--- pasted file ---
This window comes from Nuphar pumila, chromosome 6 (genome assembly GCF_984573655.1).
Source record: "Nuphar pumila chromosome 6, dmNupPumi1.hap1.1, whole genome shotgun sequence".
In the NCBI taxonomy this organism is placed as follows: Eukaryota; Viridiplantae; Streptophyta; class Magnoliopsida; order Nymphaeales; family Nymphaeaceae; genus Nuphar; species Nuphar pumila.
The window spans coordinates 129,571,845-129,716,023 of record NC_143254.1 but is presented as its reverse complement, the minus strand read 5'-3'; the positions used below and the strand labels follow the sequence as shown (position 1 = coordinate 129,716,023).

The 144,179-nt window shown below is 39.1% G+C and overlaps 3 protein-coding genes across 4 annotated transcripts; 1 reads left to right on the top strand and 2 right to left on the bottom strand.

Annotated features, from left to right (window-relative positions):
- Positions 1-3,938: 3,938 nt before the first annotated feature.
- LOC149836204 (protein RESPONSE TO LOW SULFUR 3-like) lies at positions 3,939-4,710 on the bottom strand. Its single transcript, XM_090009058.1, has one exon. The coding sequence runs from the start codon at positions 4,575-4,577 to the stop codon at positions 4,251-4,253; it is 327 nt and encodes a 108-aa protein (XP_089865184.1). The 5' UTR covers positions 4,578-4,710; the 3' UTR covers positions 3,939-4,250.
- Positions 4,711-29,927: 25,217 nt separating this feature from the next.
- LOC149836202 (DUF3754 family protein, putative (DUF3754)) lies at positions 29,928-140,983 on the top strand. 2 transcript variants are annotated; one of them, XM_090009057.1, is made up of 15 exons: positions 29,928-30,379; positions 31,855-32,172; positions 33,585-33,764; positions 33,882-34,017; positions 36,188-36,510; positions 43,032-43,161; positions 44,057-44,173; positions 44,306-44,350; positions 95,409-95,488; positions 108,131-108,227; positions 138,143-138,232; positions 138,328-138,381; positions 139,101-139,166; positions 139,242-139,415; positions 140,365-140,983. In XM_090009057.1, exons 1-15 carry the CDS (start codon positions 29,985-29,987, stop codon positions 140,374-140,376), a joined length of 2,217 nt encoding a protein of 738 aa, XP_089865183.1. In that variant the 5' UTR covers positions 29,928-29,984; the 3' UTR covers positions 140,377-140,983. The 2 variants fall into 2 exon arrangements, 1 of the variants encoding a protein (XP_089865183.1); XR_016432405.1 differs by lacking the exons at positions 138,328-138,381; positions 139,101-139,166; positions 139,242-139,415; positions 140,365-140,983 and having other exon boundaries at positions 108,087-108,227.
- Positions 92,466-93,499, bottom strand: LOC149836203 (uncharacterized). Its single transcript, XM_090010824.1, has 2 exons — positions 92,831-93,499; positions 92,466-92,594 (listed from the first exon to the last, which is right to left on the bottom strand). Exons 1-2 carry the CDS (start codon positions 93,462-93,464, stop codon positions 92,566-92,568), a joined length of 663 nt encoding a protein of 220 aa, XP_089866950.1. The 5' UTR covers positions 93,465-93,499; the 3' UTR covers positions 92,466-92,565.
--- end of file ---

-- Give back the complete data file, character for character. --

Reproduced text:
This window comes from Nuphar pumila, chromosome 6 (genome assembly GCF_984573655.1).
Source record: "Nuphar pumila chromosome 6, dmNupPumi1.hap1.1, whole genome shotgun sequence".
In the NCBI taxonomy this organism is placed as follows: Eukaryota; Viridiplantae; Streptophyta; class Magnoliopsida; order Nymphaeales; family Nymphaeaceae; genus Nuphar; species Nuphar pumila.
The window spans coordinates 129,571,845-129,716,023 of record NC_143254.1 but is presented as its reverse complement, the minus strand read 5'-3'; the positions used below and the strand labels follow the sequence as shown (position 1 = coordinate 129,716,023).

The 144,179-nt window shown below is 39.1% G+C and overlaps 3 protein-coding genes across 4 annotated transcripts; 1 reads left to right on the top strand and 2 right to left on the bottom strand.

Annotated features, from left to right (window-relative positions):
- Positions 1-3,938: 3,938 nt before the first annotated feature.
- LOC149836204 (protein RESPONSE TO LOW SULFUR 3-like) lies at positions 3,939-4,710 on the bottom strand. Its single transcript, XM_090009058.1, has one exon. The coding sequence runs from the start codon at positions 4,575-4,577 to the stop codon at positions 4,251-4,253; it is 327 nt and encodes a 108-aa protein (XP_089865184.1). The 5' UTR covers positions 4,578-4,710; the 3' UTR covers positions 3,939-4,250.
- Positions 4,711-29,927: 25,217 nt separating this feature from the next.
- LOC149836202 (DUF3754 family protein, putative (DUF3754)) lies at positions 29,928-140,983 on the top strand. 2 transcript variants are annotated; one of them, XM_090009057.1, is made up of 15 exons: positions 29,928-30,379; positions 31,855-32,172; positions 33,585-33,764; positions 33,882-34,017; positions 36,188-36,510; positions 43,032-43,161; positions 44,057-44,173; positions 44,306-44,350; positions 95,409-95,488; positions 108,131-108,227; positions 138,143-138,232; positions 138,328-138,381; positions 139,101-139,166; positions 139,242-139,415; positions 140,365-140,983. In XM_090009057.1, exons 1-15 carry the CDS (start codon positions 29,985-29,987, stop codon positions 140,374-140,376), a joined length of 2,217 nt encoding a protein of 738 aa, XP_089865183.1. In that variant the 5' UTR covers positions 29,928-29,984; the 3' UTR covers positions 140,377-140,983. The 2 variants fall into 2 exon arrangements, 1 of the variants encoding a protein (XP_089865183.1); XR_016432405.1 differs by lacking the exons at positions 138,328-138,381; positions 139,101-139,166; positions 139,242-139,415; positions 140,365-140,983 and having other exon boundaries at positions 108,087-108,227.
- Positions 92,466-93,499, bottom strand: LOC149836203 (uncharacterized). Its single transcript, XM_090010824.1, has 2 exons — positions 92,831-93,499; positions 92,466-92,594 (listed from the first exon to the last, which is right to left on the bottom strand). Exons 1-2 carry the CDS (start codon positions 93,462-93,464, stop codon positions 92,566-92,568), a joined length of 663 nt encoding a protein of 220 aa, XP_089866950.1. The 5' UTR covers positions 93,465-93,499; the 3' UTR covers positions 92,466-92,565.